JUNEAU (AP) -- Annual Permanent Fund dividend checks paid to Alaskans are expected to drop over the next several years after enjoying a near-record payout last year, fund officials said.
A weak stock market cost the $25 billion fund about $6 million in 2001 and if the trend continues, dividend checks could dip as low as $850 in several years, officials told a House Finance Committee this week.
Payouts to eligible Alaskans this year could range from $1,610 to $1,670, said Chris Phillips, finance director of the fund.
By 2005 Permanent Fund Dividend checks could be $1,550 to as low as $850, Phillips said. Permanent Fund dividend checks haven't dipped below $1,000 since 1995, records show.
House Finance Committee Co-Chairman Eldon Mulder said the outlook was sobering.
''There aren't going to be huge infusions of cash into our state treasury,'' said Mulder, a Republican from Anchorage. Mulder backs two bills that would use Permanent Fund earnings to pay for state and local government.
But he said Alaskans dividends are at risk in the near future, not from the Legislature but from a bear market.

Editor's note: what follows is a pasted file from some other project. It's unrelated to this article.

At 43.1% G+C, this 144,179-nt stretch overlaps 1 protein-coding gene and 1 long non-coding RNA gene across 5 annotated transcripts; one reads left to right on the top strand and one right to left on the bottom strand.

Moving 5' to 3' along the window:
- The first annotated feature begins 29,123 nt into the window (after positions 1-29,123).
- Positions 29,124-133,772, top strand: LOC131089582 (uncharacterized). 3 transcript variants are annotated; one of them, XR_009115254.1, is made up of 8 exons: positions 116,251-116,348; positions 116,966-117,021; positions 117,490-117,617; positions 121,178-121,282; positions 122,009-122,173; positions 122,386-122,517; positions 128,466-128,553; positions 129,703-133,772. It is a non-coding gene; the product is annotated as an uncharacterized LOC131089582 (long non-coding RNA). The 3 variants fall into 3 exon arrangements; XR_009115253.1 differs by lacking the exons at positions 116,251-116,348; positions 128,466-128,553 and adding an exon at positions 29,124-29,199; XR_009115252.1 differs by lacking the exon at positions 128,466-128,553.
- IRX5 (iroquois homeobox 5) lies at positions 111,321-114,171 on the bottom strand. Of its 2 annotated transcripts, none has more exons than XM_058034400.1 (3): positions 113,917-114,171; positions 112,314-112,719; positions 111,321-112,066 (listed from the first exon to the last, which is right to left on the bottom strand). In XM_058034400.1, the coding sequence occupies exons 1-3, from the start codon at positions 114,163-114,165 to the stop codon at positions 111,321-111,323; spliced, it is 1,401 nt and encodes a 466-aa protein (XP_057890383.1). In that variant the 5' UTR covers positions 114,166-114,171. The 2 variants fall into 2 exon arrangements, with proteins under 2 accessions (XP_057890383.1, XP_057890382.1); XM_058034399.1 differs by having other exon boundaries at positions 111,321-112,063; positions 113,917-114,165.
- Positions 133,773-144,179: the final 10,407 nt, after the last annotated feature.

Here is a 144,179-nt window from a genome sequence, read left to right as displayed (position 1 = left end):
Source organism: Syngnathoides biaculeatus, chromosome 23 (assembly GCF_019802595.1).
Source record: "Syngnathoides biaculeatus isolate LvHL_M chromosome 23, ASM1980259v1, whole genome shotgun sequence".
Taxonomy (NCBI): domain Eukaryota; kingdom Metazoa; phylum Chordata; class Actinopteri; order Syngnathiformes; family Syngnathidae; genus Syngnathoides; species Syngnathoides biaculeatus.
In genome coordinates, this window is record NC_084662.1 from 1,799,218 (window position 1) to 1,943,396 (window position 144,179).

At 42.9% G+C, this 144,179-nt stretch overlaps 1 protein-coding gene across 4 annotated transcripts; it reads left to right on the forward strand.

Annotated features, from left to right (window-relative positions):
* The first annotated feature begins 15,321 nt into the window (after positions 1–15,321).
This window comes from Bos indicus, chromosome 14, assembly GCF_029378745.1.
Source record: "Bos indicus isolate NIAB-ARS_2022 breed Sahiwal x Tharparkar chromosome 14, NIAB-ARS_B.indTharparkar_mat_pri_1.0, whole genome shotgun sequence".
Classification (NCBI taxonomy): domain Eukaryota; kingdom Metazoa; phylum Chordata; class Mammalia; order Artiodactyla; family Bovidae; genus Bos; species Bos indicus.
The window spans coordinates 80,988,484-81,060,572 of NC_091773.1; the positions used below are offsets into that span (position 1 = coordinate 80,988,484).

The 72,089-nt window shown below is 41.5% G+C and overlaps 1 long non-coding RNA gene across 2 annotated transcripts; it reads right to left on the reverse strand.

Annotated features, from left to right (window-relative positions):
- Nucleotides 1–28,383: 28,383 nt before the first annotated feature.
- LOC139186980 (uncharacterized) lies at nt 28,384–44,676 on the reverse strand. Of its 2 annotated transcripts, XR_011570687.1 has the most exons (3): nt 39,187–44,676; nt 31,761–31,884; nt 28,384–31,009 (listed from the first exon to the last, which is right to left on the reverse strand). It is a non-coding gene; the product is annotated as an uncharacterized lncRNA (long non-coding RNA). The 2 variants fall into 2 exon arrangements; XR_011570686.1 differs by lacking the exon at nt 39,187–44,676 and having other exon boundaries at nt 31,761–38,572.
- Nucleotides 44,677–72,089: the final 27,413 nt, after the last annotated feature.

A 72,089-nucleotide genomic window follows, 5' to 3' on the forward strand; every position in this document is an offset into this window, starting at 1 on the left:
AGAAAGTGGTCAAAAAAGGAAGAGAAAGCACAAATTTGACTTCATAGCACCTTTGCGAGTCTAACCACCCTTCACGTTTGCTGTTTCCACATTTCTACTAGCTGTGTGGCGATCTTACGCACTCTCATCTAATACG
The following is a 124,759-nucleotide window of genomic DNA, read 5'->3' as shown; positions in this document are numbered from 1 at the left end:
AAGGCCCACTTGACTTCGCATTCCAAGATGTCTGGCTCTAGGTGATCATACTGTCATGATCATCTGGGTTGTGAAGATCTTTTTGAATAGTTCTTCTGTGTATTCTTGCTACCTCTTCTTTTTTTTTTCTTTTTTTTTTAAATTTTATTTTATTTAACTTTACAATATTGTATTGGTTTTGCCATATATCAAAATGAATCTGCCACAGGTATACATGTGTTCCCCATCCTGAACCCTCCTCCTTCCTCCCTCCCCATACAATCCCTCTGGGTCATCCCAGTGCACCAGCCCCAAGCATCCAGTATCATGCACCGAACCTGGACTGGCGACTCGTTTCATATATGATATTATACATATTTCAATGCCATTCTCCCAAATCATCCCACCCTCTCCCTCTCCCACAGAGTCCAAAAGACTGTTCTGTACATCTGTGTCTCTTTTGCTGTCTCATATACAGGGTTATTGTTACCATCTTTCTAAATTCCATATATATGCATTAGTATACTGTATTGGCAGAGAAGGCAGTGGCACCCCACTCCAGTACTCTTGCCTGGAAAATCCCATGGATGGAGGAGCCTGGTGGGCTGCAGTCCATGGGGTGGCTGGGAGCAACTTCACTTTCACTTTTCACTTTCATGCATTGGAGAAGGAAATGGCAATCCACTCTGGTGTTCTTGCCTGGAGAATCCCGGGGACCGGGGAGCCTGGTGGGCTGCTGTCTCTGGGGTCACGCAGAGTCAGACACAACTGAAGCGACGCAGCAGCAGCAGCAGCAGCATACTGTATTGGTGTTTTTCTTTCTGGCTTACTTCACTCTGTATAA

The $21.2 billion principal is off limits to lawmakers unless Alaskans vote to let them spend it. But any income made by investing the principal may be spent by lawmakers, who currently tap earnings to fund the dividend and to adjust the principal for inflation.
Any extra income goes into the earnings reserve, which dropped from $6 billion in 2000 to $3.6 billion in 2001, partly because the state had to tap the reserve to fund the 2001 dividend.
Projections by the corporation show a 25 percent chance the reserve could drop to $900 million by 2004.
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